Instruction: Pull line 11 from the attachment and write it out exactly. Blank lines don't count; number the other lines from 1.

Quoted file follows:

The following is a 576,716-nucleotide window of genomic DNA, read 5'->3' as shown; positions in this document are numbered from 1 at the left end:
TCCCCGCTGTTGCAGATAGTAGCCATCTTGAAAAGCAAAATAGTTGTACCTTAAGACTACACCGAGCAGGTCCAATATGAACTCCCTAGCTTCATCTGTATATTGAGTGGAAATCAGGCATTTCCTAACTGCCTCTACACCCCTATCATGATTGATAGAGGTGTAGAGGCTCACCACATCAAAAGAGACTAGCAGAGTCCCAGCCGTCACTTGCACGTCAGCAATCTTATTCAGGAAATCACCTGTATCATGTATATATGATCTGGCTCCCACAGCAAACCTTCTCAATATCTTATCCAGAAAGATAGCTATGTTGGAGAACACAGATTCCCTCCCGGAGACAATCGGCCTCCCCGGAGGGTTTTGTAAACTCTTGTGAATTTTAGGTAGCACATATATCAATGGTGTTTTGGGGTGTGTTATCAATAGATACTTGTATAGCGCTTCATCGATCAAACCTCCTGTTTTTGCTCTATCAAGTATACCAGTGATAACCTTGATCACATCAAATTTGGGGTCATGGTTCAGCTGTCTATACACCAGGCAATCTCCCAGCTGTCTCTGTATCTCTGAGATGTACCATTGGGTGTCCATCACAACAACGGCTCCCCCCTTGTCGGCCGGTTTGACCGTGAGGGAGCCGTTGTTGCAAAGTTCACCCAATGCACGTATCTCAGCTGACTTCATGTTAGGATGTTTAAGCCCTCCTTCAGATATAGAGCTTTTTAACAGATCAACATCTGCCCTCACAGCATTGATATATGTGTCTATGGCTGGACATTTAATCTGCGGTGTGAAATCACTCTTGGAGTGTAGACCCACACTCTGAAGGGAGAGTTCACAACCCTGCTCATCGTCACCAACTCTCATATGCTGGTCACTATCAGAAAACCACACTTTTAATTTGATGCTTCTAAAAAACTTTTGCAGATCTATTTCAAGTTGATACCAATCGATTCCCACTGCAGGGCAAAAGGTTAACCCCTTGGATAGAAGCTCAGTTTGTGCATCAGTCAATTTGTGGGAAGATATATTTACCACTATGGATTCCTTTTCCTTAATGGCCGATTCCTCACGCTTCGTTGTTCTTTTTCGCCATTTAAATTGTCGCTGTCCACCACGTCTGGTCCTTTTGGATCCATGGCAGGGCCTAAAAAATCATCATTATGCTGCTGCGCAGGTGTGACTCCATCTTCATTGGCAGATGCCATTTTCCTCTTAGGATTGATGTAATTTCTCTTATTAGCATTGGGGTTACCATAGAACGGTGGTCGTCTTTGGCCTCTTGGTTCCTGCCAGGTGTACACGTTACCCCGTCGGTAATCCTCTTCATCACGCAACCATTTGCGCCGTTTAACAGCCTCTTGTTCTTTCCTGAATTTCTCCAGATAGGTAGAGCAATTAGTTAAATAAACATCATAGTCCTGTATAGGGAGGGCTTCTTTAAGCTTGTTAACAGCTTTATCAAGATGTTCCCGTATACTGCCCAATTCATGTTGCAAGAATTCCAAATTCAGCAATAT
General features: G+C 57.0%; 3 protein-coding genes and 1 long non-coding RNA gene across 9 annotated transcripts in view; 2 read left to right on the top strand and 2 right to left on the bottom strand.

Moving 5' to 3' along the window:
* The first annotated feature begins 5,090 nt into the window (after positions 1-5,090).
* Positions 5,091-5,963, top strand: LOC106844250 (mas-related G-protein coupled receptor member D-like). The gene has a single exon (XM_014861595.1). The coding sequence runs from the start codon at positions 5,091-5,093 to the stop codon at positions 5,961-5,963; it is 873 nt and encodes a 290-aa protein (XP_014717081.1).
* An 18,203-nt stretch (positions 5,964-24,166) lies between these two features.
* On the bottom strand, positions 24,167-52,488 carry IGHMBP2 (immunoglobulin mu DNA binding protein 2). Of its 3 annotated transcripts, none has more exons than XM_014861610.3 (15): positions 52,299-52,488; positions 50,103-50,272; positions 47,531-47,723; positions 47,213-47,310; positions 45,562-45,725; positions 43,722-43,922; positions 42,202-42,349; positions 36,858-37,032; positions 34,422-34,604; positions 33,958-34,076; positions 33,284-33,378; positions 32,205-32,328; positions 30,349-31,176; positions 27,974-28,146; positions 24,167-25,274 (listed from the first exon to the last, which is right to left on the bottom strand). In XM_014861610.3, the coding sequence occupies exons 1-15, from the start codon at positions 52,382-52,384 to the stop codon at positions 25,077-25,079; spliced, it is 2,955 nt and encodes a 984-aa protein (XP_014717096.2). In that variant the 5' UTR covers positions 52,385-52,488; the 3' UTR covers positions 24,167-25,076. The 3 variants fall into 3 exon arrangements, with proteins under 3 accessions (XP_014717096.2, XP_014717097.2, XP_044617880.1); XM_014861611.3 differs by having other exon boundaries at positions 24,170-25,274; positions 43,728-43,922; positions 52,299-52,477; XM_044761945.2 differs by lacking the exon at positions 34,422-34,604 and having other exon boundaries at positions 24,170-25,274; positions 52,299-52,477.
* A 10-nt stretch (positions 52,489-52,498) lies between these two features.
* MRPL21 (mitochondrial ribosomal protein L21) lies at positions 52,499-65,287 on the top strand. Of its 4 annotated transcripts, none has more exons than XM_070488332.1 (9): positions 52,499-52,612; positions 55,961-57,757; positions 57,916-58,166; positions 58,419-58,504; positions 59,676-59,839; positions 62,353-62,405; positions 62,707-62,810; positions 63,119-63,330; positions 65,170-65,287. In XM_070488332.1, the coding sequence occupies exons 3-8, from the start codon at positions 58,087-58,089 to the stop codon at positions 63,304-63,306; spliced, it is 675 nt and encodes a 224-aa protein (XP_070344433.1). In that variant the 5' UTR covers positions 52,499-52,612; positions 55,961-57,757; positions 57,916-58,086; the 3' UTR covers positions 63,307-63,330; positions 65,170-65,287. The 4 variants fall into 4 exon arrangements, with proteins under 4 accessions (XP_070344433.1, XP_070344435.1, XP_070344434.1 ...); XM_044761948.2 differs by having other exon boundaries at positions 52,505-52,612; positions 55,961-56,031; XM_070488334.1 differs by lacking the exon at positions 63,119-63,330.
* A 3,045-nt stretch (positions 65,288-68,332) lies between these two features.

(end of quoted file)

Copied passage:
* A 3,045-nt stretch (positions 65,288-68,332) lies between these two features.